<p> <img class=" size-full wp-image-290" alt="" src="https://www.curlytea.com/p/wp-content/uploads/2014/07/images_irishmossmucilage01.jpg" style="width: 550px; height: 237px;" width="550" height="237" /><br /> For an upcoming recipe, I decided to use a mix of Irish Moss, Foti Root and Burdock Root as the base for a conditioning mix. But I want to talk specifically about Irish Moss here.</p> <p> Irish Moss is a seaweed from which the thickener "carrageenan" is derived. It's probably most known among Naturals as the thickener used in high quality Aloe Vera (and other things) to give it a more gel-like consistency.</p>
For an upcoming recipe, I decided to use a mix of Irish Moss, Foti Root and Burdock Root as the base for a conditioning mix. But I want to talk specifically about Irish Moss here.
Irish Moss is a seaweed from which the thickener "carrageenan" is derived. It's probably most known among Naturals as the thickener used in high quality Aloe Vera (and other things) to give it a more gel-like consistency.
Sitting Irish Moss in water overnight in the refrigerator can yield some amount of mucilage. However, placing it inside a mason jar, like I did, then sitting that jar into a pot of water and boiling it for 1 hour will create a viscous, gel-like tea.
Depending on how much Irish Moss you use, the gel can be as thick as gelatin or as loose as a runny gel.
I used the 'tea' (water portion) made from boiling Irish Moss (plus Foti and Burdock roots). It was sufficiently slippery, but not as thick as a hair gel.
Irish Moss has been used in the past to sooth sore throats and dry skin. It came on the radar of Naturals because of the never-ending search for natural, mucilage-producing herbs. 😛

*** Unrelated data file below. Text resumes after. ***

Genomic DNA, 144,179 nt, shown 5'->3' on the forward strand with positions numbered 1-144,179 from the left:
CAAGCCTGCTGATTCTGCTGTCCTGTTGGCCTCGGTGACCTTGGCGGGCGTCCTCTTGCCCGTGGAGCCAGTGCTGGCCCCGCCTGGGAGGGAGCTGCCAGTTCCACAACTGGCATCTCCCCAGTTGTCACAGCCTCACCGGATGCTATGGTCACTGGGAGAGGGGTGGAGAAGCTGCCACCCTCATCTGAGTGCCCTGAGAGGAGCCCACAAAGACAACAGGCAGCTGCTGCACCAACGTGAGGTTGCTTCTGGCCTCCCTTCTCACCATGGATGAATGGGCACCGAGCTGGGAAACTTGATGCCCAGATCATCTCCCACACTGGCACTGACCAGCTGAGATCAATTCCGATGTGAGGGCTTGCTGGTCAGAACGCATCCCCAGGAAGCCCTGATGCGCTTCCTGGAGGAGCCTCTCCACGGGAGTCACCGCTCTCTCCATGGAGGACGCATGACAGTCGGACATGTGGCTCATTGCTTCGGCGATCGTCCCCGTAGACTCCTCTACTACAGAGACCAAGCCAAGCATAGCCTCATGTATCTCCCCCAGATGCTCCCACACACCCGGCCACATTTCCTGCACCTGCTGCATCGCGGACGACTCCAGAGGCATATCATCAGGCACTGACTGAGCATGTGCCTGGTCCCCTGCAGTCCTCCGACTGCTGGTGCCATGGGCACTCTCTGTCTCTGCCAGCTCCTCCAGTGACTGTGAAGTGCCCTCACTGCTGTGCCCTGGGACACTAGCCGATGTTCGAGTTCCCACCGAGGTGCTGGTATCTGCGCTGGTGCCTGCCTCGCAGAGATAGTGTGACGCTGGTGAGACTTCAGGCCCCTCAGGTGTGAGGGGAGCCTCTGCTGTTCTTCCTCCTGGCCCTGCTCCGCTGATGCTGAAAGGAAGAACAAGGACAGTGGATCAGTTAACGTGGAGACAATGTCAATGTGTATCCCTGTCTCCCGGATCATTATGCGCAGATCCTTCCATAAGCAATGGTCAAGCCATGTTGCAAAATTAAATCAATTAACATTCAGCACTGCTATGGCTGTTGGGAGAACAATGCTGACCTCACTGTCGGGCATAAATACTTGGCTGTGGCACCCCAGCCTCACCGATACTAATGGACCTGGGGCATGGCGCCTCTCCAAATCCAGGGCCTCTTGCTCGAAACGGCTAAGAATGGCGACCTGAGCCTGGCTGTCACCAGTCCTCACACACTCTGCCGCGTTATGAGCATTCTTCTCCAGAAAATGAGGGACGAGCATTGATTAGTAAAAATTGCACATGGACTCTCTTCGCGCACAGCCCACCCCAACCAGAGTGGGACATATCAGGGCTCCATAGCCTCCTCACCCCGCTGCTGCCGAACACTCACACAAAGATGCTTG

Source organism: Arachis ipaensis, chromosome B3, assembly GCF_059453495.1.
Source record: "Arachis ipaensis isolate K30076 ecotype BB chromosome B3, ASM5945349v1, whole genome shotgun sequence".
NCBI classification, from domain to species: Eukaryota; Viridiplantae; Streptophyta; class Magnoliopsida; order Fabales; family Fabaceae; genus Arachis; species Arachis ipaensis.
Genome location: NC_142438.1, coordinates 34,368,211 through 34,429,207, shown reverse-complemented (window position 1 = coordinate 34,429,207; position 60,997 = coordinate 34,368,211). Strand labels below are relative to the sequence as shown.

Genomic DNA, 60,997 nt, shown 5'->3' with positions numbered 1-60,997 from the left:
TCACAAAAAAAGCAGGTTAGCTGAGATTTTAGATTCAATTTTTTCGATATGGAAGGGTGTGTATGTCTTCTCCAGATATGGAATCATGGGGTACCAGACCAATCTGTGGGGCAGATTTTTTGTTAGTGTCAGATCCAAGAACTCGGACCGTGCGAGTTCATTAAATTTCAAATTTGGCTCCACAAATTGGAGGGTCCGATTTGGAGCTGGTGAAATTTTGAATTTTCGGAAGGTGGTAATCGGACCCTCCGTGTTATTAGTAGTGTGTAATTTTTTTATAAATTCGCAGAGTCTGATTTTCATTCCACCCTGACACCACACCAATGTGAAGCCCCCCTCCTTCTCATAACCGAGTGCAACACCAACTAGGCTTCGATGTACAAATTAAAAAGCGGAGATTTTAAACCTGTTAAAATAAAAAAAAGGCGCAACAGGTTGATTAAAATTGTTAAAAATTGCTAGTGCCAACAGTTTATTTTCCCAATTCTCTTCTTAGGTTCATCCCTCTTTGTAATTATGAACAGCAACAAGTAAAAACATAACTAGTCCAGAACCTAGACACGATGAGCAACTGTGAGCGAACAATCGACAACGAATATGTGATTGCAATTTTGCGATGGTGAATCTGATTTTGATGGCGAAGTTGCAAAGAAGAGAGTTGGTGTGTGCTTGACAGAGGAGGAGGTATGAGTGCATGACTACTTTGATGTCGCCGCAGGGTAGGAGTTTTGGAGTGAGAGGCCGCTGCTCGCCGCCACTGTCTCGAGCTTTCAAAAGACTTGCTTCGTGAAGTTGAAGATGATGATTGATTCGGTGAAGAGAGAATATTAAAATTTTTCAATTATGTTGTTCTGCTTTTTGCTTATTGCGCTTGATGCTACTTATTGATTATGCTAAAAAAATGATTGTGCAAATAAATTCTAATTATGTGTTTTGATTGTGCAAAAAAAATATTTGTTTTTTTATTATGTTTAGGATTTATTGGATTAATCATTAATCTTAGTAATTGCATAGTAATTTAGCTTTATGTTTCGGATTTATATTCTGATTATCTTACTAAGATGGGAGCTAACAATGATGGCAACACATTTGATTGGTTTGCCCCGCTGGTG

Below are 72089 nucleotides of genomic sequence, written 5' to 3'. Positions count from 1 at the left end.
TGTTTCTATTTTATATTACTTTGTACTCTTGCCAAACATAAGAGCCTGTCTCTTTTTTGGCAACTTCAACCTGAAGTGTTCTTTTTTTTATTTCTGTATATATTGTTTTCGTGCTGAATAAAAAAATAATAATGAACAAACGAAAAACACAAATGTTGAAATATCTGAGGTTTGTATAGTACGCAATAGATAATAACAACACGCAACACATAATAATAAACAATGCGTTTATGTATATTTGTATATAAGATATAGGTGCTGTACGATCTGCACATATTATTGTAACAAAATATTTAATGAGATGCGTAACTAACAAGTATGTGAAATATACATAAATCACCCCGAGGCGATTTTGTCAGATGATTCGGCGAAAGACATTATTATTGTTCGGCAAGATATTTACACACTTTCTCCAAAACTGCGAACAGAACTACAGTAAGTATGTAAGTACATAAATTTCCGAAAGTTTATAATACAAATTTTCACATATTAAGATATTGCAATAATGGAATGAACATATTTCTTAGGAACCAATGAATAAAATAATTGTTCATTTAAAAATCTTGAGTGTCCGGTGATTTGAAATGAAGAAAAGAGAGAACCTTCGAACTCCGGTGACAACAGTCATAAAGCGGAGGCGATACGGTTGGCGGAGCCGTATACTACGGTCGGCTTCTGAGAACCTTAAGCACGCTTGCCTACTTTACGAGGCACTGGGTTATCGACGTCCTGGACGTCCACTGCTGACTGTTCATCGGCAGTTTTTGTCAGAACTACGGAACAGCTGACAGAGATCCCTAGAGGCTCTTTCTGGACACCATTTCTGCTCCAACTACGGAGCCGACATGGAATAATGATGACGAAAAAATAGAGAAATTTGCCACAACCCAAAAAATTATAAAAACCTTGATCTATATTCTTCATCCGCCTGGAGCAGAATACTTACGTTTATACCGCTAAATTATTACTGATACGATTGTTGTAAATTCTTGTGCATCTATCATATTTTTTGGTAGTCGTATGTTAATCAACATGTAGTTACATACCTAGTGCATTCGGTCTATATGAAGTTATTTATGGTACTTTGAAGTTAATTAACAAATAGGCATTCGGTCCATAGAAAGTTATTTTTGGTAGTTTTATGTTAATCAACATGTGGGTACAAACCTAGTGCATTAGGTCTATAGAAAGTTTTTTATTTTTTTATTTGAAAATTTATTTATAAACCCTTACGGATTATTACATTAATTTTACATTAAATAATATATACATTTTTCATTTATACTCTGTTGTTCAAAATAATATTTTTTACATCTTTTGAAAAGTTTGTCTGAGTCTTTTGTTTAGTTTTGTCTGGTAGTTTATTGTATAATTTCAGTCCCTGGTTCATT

But outside of its mucilage, Irish Moss is reportedly rich in minerals like calcium, magnesium, and iodine. It also contains Vitamin A, Vitamin B and Vitamin D.
Some people actually use the seaweed itself as a substitute for gelatin where they soak the Irish Moss, put the actual seaweed in a blender and use that like gelatin.
The Irish Moss I get is from MountainRoseHerbs.com and it has been cut into small pieces already so, for me, its easier to use just the right amount.
You can use Irish Moss as an additive to your DIY mixes and products as well. It will be your own homemade Irish Moss extract. 😀
You can use it like you would use Flaxseed gel, but be careful. Irish Moss is seaweed. Thus, it will smell like… seaweed. LOL! You will have to use some type of essential or fragrance oil to cover it up.
Or, you can use it like a deep conditioner where you apply it, place a plastic cap on for 1 hour, then rinse out with a nice-smelling conditioner.
Anyway, experiment with Irish Moss and come up with some great recipes!
Check out how rachelcpr (youtube) prepares her Irish Moss along with Flaxseed gel:
Check out how Franky G (youtube) prepares Irish Moss for food: